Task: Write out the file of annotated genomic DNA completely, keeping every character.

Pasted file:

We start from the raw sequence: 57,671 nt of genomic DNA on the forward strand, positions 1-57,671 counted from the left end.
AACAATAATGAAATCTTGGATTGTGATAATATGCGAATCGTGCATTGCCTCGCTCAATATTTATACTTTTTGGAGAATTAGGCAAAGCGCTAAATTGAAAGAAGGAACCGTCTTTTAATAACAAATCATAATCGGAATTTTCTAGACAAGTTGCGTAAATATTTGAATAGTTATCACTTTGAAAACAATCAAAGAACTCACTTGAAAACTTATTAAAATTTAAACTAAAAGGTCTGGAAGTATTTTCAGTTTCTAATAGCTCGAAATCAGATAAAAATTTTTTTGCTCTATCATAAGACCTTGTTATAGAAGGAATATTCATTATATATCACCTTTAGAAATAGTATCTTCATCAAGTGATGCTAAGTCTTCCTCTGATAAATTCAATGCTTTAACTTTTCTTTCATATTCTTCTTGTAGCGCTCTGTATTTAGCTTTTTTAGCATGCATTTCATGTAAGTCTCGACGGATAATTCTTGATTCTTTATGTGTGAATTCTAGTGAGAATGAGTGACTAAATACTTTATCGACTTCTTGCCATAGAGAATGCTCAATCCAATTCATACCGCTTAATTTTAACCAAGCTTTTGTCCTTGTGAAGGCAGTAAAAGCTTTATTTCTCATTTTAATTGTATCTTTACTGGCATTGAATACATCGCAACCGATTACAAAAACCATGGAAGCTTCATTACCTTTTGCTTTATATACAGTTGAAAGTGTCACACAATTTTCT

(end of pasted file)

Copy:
We start from the raw sequence: 57,671 nt of genomic DNA on the forward strand, positions 1-57,671 counted from the left end.
AACAATAATGAAATCTTGGATTGTGATAATATGCGAATCGTGCATTGCCTCGCTCAATATTTATACTTTTTGGAGAATTAGGCAAAGCGCTAAATTGAAAGAAGGAACCGTCTTTTAATAACAAATCATAATCGGAATTTTCTAGACAAGTTGCGTAAATATTTGAATAGTTATCACTTTGAAAACAATCAAAGAACTCACTTGAAAACTTATTAAAATTTAAACTAAAAGGTCTGGAAGTATTTTCAGTTTCTAATAGCTCGAAATCAGATAAAAATTTTTTTGCTCTATCATAAGACCTTGTTATAGAAGGAATATTCATTATATATCACCTTTAGAAATAGTATCTTCATCAAGTGATGCTAAGTCTTCCTCTGATAAATTCAATGCTTTAACTTTTCTTTCATATTCTTCTTGTAGCGCTCTGTATTTAGCTTTTTTAGCATGCATTTCATGTAAGTCTCGACGGATAATTCTTGATTCTTTATGTGTGAATTCTAGTGAGAATGAGTGACTAAATACTTTATCGACTTCTTGCCATAGAGAATGCTCAATCCAATTCATACCGCTTAATTTTAACCAAGCTTTTGTCCTTGTGAAGGCAGTAAAAGCTTTATTTCTCATTTTAATTGTATCTTTACTGGCATTGAATACATCGCAACCGATTACAAAAACCATGGAAGCTTCATTACCTTTTGCTTTATATACAGTTGAAAGTGTCACACAATTTTCT